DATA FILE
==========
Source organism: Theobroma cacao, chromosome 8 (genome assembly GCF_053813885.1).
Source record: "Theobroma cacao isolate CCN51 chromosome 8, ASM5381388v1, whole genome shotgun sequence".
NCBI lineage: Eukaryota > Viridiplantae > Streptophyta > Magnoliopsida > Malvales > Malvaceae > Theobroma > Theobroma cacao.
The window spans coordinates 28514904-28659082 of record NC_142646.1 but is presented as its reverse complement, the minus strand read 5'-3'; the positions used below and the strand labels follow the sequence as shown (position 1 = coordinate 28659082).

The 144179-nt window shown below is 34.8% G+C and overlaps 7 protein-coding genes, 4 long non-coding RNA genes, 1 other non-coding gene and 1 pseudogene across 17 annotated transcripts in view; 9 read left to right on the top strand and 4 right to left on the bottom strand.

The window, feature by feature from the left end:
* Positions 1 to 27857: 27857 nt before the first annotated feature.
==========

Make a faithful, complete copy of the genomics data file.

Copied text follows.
Source organism: Theobroma cacao, chromosome 8 (genome assembly GCF_053813885.1).
Source record: "Theobroma cacao isolate CCN51 chromosome 8, ASM5381388v1, whole genome shotgun sequence".
NCBI lineage: Eukaryota > Viridiplantae > Streptophyta > Magnoliopsida > Malvales > Malvaceae > Theobroma > Theobroma cacao.
The window spans coordinates 28514904-28659082 of record NC_142646.1 but is presented as its reverse complement, the minus strand read 5'-3'; the positions used below and the strand labels follow the sequence as shown (position 1 = coordinate 28659082).

The 144179-nt window shown below is 34.8% G+C and overlaps 7 protein-coding genes, 4 long non-coding RNA genes, 1 other non-coding gene and 1 pseudogene across 17 annotated transcripts in view; 9 read left to right on the top strand and 4 right to left on the bottom strand.

The window, feature by feature from the left end:
* Positions 1 to 27857: 27857 nt before the first annotated feature.